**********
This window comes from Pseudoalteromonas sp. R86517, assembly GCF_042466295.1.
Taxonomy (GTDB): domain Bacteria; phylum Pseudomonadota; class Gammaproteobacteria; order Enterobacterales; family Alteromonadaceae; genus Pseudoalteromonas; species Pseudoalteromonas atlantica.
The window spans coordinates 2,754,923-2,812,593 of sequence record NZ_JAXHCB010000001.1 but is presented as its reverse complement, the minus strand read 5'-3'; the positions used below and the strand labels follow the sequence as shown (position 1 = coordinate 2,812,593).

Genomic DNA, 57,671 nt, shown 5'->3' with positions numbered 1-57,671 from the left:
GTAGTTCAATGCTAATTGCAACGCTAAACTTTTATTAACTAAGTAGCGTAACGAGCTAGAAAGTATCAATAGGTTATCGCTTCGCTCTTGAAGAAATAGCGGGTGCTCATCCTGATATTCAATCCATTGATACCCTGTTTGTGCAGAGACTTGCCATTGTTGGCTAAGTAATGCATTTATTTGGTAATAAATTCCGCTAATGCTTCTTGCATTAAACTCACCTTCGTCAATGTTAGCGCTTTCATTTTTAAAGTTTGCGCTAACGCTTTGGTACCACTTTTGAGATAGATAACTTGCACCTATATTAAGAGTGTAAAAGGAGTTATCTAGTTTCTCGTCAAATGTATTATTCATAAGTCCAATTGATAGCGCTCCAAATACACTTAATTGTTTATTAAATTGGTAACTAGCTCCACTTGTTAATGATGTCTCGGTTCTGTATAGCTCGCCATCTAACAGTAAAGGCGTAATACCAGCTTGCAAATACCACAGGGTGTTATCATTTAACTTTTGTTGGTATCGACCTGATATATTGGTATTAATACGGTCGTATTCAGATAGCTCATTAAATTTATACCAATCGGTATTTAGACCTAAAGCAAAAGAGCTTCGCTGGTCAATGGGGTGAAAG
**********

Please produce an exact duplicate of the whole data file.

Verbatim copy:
This window comes from Pseudoalteromonas sp. R86517, assembly GCF_042466295.1.
Taxonomy (GTDB): domain Bacteria; phylum Pseudomonadota; class Gammaproteobacteria; order Enterobacterales; family Alteromonadaceae; genus Pseudoalteromonas; species Pseudoalteromonas atlantica.
The window spans coordinates 2,754,923-2,812,593 of sequence record NZ_JAXHCB010000001.1 but is presented as its reverse complement, the minus strand read 5'-3'; the positions used below and the strand labels follow the sequence as shown (position 1 = coordinate 2,812,593).

Genomic DNA, 57,671 nt, shown 5'->3' with positions numbered 1-57,671 from the left:
GTAGTTCAATGCTAATTGCAACGCTAAACTTTTATTAACTAAGTAGCGTAACGAGCTAGAAAGTATCAATAGGTTATCGCTTCGCTCTTGAAGAAATAGCGGGTGCTCATCCTGATATTCAATCCATTGATACCCTGTTTGTGCAGAGACTTGCCATTGTTGGCTAAGTAATGCATTTATTTGGTAATAAATTCCGCTAATGCTTCTTGCATTAAACTCACCTTCGTCAATGTTAGCGCTTTCATTTTTAAAGTTTGCGCTAACGCTTTGGTACCACTTTTGAGATAGATAACTTGCACCTATATTAAGAGTGTAAAAGGAGTTATCTAGTTTCTCGTCAAATGTATTATTCATAAGTCCAATTGATAGCGCTCCAAATACACTTAATTGTTTATTAAATTGGTAACTAGCTCCACTTGTTAATGATGTCTCGGTTCTGTATAGCTCGCCATCTAACAGTAAAGGCGTAATACCAGCTTGCAAATACCACAGGGTGTTATCATTTAACTTTTGTTGGTATCGACCTGATATATTGGTATTAATACGGTCGTATTCAGATAGCTCATTAAATTTATACCAATCGGTATTTAGACCTAAAGCAAAAGAGCTTCGCTGGTCAATGGGGTGAAAG